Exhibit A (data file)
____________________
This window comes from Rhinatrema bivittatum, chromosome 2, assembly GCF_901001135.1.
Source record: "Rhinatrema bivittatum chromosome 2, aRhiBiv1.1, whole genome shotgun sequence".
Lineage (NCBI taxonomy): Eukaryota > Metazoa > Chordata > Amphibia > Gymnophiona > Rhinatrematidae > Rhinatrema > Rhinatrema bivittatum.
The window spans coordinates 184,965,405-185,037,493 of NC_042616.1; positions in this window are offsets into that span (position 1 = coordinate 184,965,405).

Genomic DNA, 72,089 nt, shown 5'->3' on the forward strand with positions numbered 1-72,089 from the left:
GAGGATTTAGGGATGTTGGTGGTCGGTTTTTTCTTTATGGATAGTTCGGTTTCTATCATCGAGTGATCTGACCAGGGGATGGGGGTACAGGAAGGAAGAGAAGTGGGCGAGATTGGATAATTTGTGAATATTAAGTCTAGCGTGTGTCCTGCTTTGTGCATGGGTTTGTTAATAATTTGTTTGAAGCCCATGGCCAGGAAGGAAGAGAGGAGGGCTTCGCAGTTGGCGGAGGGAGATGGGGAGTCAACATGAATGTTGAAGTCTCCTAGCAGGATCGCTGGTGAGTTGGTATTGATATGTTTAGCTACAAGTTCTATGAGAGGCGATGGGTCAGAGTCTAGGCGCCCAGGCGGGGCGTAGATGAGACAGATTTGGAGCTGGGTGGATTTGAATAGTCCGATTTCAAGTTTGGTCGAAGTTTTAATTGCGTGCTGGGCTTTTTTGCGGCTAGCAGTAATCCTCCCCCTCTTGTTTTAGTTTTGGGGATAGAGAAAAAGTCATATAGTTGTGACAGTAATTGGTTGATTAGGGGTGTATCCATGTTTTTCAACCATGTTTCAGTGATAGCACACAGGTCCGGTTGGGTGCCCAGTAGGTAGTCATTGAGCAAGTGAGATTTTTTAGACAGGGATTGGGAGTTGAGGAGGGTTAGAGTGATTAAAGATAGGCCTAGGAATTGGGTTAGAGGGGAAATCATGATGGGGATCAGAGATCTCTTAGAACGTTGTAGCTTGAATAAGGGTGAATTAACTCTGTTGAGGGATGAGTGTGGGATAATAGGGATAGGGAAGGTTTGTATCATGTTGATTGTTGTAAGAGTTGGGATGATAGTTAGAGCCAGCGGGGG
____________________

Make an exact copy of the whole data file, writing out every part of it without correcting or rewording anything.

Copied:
This window comes from Rhinatrema bivittatum, chromosome 2, assembly GCF_901001135.1.
Source record: "Rhinatrema bivittatum chromosome 2, aRhiBiv1.1, whole genome shotgun sequence".
Lineage (NCBI taxonomy): Eukaryota > Metazoa > Chordata > Amphibia > Gymnophiona > Rhinatrematidae > Rhinatrema > Rhinatrema bivittatum.
The window spans coordinates 184,965,405-185,037,493 of NC_042616.1; positions in this window are offsets into that span (position 1 = coordinate 184,965,405).

Genomic DNA, 72,089 nt, shown 5'->3' on the forward strand with positions numbered 1-72,089 from the left:
GAGGATTTAGGGATGTTGGTGGTCGGTTTTTTCTTTATGGATAGTTCGGTTTCTATCATCGAGTGATCTGACCAGGGGATGGGGGTACAGGAAGGAAGAGAAGTGGGCGAGATTGGATAATTTGTGAATATTAAGTCTAGCGTGTGTCCTGCTTTGTGCATGGGTTTGTTAATAATTTGTTTGAAGCCCATGGCCAGGAAGGAAGAGAGGAGGGCTTCGCAGTTGGCGGAGGGAGATGGGGAGTCAACATGAATGTTGAAGTCTCCTAGCAGGATCGCTGGTGAGTTGGTATTGATATGTTTAGCTACAAGTTCTATGAGAGGCGATGGGTCAGAGTCTAGGCGCCCAGGCGGGGCGTAGATGAGACAGATTTGGAGCTGGGTGGATTTGAATAGTCCGATTTCAAGTTTGGTCGAAGTTTTAATTGCGTGCTGGGCTTTTTTGCGGCTAGCAGTAATCCTCCCCCTCTTGTTTTAGTTTTGGGGATAGAGAAAAAGTCATATAGTTGTGACAGTAATTGGTTGATTAGGGGTGTATCCATGTTTTTCAACCATGTTTCAGTGATAGCACACAGGTCCGGTTGGGTGCCCAGTAGGTAGTCATTGAGCAAGTGAGATTTTTTAGACAGGGATTGGGAGTTGAGGAGGGTTAGAGTGATTAAAGATAGGCCTAGGAATTGGGTTAGAGGGGAAATCATGATGGGGATCAGAGATCTCTTAGAACGTTGTAGCTTGAATAAGGGTGAATTAACTCTGTTGAGGGATGAGTGTGGGATAATAGGGATAGGGAAGGTTTGTATCATGTTGATTGTTGTAAGAGTTGGGATGATAGTTAGAGCCAGCGGGGG